Doubling cycling is the answer to school transport budget cuts, says Sustrans at launch of Bike Hub seed-funded Bike It review.

150,000 school children reached with Bike It

With the launch of its annual Bike It Project Review, Sustrans is highlighting how cycling to school can deliver better school transport in the face of £311m of recent local education budget cuts.

The review shows that levels of cycling in Sustrans Bike It schools has doubled; 26 per cent of children cycle to school at least once a week compared to 13 per cent before the project started, whilst the number of children cycling every day has increased to 10 per cent, compared to 3 per cent before the project began.

The number of children being driven to school has also dropped – 22 per cent of children told us that they come to school by car every day, compared to 29 per cent before Sustrans began working at the school.

Paul Osborne, Sustrans Director of School Travel said: “The Bike It project continues to lead the way as one of the UK’s most successful projects bringing about change in the travel behaviour of young people. Sustrans now works with over 800 schools and reaches approximately 150,000 children.

“These latest figures come at a time of major cuts in local authority funding for school transport. As pupils’ journeys become longer, cycling projects such as Bike It play an important role in making a wider choice of schools accessible to their students.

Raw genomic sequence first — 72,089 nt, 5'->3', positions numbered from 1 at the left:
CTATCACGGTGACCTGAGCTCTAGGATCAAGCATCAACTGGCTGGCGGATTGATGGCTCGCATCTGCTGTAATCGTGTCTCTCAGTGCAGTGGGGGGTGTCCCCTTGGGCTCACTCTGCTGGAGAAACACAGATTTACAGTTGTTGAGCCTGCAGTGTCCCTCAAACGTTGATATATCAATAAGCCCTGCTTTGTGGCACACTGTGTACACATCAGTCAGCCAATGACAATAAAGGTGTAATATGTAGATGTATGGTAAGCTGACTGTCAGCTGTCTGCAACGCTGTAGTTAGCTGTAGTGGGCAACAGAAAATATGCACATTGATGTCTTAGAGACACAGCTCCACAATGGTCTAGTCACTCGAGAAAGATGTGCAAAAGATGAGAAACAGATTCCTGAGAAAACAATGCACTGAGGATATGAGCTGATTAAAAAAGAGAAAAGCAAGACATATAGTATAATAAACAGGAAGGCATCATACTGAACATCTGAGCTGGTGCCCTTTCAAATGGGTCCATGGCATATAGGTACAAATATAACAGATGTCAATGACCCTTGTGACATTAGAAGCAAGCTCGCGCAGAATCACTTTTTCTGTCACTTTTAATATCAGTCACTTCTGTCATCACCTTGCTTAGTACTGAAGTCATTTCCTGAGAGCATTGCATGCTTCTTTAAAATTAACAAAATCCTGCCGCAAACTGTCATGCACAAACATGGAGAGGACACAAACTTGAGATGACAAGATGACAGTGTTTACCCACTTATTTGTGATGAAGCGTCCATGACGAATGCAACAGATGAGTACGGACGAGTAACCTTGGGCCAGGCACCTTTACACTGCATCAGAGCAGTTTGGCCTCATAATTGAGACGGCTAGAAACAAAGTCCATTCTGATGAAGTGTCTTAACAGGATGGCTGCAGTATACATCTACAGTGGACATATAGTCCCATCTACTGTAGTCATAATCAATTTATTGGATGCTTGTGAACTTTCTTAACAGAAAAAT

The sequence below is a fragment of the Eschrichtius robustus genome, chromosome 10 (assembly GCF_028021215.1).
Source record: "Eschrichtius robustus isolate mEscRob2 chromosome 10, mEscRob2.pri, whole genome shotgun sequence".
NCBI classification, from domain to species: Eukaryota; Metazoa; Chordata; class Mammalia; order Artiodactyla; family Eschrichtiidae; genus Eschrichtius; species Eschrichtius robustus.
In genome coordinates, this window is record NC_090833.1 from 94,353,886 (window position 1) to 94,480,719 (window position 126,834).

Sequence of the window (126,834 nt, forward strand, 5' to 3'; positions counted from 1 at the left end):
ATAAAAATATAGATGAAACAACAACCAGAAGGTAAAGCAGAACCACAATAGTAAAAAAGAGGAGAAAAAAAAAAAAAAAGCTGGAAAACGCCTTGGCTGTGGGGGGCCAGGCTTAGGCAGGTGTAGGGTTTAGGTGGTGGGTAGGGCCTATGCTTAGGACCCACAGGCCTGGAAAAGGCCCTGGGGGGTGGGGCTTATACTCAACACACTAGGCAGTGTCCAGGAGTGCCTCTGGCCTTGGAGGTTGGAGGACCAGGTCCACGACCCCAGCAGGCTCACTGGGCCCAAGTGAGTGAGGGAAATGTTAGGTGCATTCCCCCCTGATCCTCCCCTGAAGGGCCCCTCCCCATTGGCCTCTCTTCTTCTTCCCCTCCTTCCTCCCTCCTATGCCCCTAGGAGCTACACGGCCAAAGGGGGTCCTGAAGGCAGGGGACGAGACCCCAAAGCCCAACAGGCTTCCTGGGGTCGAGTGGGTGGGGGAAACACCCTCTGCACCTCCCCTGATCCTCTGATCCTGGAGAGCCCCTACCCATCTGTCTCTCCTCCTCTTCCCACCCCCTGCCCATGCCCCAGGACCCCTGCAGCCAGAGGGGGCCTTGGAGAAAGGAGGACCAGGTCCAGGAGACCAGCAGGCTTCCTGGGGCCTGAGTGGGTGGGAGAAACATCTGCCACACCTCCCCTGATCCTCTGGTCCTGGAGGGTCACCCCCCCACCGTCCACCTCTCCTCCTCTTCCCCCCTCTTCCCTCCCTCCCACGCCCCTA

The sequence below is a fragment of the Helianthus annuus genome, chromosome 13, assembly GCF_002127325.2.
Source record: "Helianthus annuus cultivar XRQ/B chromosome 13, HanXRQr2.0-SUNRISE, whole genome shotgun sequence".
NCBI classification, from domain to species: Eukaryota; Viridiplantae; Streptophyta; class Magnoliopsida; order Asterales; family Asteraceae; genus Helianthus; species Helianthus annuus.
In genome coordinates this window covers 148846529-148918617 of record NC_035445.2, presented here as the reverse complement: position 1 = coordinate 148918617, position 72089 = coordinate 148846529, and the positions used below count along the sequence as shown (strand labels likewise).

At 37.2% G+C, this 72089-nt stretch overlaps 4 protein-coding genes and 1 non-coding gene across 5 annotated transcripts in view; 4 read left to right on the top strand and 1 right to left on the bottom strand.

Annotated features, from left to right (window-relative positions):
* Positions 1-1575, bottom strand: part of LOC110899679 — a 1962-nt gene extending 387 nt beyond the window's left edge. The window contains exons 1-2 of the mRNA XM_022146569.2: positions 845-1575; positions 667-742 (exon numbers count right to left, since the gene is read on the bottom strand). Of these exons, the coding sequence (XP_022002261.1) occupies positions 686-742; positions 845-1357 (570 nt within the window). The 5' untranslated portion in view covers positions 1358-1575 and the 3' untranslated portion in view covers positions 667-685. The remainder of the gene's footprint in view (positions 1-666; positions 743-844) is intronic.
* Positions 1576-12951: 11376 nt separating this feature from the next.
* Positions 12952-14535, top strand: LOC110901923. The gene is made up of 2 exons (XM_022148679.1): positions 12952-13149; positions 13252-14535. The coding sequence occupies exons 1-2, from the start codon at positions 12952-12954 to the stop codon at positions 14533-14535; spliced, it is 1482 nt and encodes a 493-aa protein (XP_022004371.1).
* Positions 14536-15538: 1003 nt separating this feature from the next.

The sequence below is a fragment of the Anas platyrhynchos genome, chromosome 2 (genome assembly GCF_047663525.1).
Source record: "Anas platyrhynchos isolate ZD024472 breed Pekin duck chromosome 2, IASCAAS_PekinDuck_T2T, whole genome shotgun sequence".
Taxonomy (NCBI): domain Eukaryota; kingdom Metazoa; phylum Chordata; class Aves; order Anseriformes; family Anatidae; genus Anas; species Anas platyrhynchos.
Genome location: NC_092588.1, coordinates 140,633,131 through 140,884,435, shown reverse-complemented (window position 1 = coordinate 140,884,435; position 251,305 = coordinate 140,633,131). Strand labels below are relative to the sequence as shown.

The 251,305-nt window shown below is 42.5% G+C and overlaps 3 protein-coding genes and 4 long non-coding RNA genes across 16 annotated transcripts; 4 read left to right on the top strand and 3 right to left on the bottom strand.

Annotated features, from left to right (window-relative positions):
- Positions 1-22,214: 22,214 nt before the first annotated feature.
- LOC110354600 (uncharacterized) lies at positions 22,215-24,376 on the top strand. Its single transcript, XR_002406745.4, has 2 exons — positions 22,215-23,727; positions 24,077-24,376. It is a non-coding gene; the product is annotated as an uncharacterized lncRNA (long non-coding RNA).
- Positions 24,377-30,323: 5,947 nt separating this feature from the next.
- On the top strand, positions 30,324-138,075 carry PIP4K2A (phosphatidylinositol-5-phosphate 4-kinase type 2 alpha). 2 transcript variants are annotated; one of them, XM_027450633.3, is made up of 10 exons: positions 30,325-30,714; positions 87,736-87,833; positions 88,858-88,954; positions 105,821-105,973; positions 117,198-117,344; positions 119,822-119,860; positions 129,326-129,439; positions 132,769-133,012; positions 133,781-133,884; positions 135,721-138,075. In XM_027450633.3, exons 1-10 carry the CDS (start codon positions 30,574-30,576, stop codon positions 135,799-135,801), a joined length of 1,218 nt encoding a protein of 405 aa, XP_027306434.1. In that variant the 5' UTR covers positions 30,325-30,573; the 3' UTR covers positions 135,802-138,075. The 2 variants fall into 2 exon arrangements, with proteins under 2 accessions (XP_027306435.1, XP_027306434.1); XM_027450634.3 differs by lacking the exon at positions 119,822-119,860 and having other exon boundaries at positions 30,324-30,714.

“We know that children who cycle to school are much more likely to be physically active than their peers – reducing the chance of children becoming obese and developing diabetes. Bike It also promotes road safety and cuts the number of cars on the road.”

The Bike It project is a nationwide scheme, developed and run by sustainable transport charity Sustrans. It has been operating across England for five years and expanded into Wales and Northern Ireland in 2008.

Sustrans works closely with schools, teachers, parents, children and local authority staff, helping to organise cycle training, deliver new bike sheds, contribute to classroom work and provide information about safe routes to schools to help children overcome the barriers which are preventing them from cycling to school.

Bike It receives funding from Cycling England, the Department for Transport, Bike Hub industry levy, the Big Lottery Fund’s Well-being Programme, the Welsh Assembly Government, Transport for London and various partner local authorities and primary care trusts.

Bike It started with four officers, paid for by the Bike Hub levy. There are now 54 officers.

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